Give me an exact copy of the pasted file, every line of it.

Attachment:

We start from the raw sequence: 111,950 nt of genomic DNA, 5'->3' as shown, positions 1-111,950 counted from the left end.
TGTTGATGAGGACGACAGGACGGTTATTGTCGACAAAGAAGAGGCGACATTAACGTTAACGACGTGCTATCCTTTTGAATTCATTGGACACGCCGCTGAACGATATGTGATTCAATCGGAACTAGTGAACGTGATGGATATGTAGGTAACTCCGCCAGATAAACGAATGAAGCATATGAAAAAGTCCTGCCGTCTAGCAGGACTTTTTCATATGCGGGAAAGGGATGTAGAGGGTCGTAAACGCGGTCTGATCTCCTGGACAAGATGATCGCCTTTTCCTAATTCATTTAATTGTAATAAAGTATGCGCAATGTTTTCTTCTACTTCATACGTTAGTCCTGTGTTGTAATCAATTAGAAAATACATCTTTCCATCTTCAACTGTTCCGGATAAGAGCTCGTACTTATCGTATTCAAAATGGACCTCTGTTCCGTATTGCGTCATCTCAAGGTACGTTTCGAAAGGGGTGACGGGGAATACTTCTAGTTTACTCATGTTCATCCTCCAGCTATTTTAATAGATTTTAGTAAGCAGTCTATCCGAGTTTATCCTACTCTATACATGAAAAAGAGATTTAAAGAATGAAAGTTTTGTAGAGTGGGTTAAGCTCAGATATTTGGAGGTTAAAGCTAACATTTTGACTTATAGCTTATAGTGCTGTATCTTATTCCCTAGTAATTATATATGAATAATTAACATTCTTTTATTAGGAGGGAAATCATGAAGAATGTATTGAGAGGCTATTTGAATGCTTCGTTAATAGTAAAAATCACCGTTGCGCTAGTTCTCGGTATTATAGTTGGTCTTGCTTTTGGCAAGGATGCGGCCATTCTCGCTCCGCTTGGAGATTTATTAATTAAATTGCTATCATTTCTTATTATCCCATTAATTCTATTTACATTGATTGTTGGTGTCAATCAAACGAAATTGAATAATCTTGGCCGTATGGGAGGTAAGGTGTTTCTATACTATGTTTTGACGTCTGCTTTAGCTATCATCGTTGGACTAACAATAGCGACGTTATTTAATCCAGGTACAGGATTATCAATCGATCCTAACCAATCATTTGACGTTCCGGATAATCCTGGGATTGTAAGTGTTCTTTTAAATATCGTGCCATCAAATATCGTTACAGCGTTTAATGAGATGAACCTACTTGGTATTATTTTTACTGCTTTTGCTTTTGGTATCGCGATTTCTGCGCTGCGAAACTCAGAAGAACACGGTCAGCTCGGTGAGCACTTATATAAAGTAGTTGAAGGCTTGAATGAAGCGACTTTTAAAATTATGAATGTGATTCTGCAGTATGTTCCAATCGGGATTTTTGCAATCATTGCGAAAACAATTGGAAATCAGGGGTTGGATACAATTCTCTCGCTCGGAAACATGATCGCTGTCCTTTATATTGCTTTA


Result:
We start from the raw sequence: 111,950 nt of genomic DNA, 5'->3' as shown, positions 1-111,950 counted from the left end.
TGTTGATGAGGACGACAGGACGGTTATTGTCGACAAAGAAGAGGCGACATTAACGTTAACGACGTGCTATCCTTTTGAATTCATTGGACACGCCGCTGAACGATATGTGATTCAATCGGAACTAGTGAACGTGATGGATATGTAGGTAACTCCGCCAGATAAACGAATGAAGCATATGAAAAAGTCCTGCCGTCTAGCAGGACTTTTTCATATGCGGGAAAGGGATGTAGAGGGTCGTAAACGCGGTCTGATCTCCTGGACAAGATGATCGCCTTTTCCTAATTCATTTAATTGTAATAAAGTATGCGCAATGTTTTCTTCTACTTCATACGTTAGTCCTGTGTTGTAATCAATTAGAAAATACATCTTTCCATCTTCAACTGTTCCGGATAAGAGCTCGTACTTATCGTATTCAAAATGGACCTCTGTTCCGTATTGCGTCATCTCAAGGTACGTTTCGAAAGGGGTGACGGGGAATACTTCTAGTTTACTCATGTTCATCCTCCAGCTATTTTAATAGATTTTAGTAAGCAGTCTATCCGAGTTTATCCTACTCTATACATGAAAAAGAGATTTAAAGAATGAAAGTTTTGTAGAGTGGGTTAAGCTCAGATATTTGGAGGTTAAAGCTAACATTTTGACTTATAGCTTATAGTGCTGTATCTTATTCCCTAGTAATTATATATGAATAATTAACATTCTTTTATTAGGAGGGAAATCATGAAGAATGTATTGAGAGGCTATTTGAATGCTTCGTTAATAGTAAAAATCACCGTTGCGCTAGTTCTCGGTATTATAGTTGGTCTTGCTTTTGGCAAGGATGCGGCCATTCTCGCTCCGCTTGGAGATTTATTAATTAAATTGCTATCATTTCTTATTATCCCATTAATTCTATTTACATTGATTGTTGGTGTCAATCAAACGAAATTGAATAATCTTGGCCGTATGGGAGGTAAGGTGTTTCTATACTATGTTTTGACGTCTGCTTTAGCTATCATCGTTGGACTAACAATAGCGACGTTATTTAATCCAGGTACAGGATTATCAATCGATCCTAACCAATCATTTGACGTTCCGGATAATCCTGGGATTGTAAGTGTTCTTTTAAATATCGTGCCATCAAATATCGTTACAGCGTTTAATGAGATGAACCTACTTGGTATTATTTTTACTGCTTTTGCTTTTGGTATCGCGATTTCTGCGCTGCGAAACTCAGAAGAACACGGTCAGCTCGGTGAGCACTTATATAAAGTAGTTGAAGGCTTGAATGAAGCGACTTTTAAAATTATGAATGTGATTCTGCAGTATGTTCCAATCGGGATTTTTGCAATCATTGCGAAAACAATTGGAAATCAGGGGTTGGATACAATTCTCTCGCTCGGAAACATGATCGCTGTCCTTTATATTGCTTTA